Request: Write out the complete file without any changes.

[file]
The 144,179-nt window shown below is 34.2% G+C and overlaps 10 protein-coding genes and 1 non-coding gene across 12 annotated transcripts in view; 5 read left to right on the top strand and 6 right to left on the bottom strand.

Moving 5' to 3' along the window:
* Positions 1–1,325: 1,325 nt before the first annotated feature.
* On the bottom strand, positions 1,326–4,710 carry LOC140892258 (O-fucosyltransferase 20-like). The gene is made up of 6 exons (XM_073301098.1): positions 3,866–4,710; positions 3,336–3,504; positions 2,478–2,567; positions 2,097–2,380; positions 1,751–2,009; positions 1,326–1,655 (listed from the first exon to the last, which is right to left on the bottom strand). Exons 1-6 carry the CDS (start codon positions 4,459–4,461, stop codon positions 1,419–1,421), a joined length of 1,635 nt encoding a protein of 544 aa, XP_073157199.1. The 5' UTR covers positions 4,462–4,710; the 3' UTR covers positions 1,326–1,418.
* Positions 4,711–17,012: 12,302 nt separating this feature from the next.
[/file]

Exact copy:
The 144,179-nt window shown below is 34.2% G+C and overlaps 10 protein-coding genes and 1 non-coding gene across 12 annotated transcripts in view; 5 read left to right on the top strand and 6 right to left on the bottom strand.

Moving 5' to 3' along the window:
* Positions 1–1,325: 1,325 nt before the first annotated feature.
* On the bottom strand, positions 1,326–4,710 carry LOC140892258 (O-fucosyltransferase 20-like). The gene is made up of 6 exons (XM_073301098.1): positions 3,866–4,710; positions 3,336–3,504; positions 2,478–2,567; positions 2,097–2,380; positions 1,751–2,009; positions 1,326–1,655 (listed from the first exon to the last, which is right to left on the bottom strand). Exons 1-6 carry the CDS (start codon positions 4,459–4,461, stop codon positions 1,419–1,421), a joined length of 1,635 nt encoding a protein of 544 aa, XP_073157199.1. The 5' UTR covers positions 4,462–4,710; the 3' UTR covers positions 1,326–1,418.
* Positions 4,711–17,012: 12,302 nt separating this feature from the next.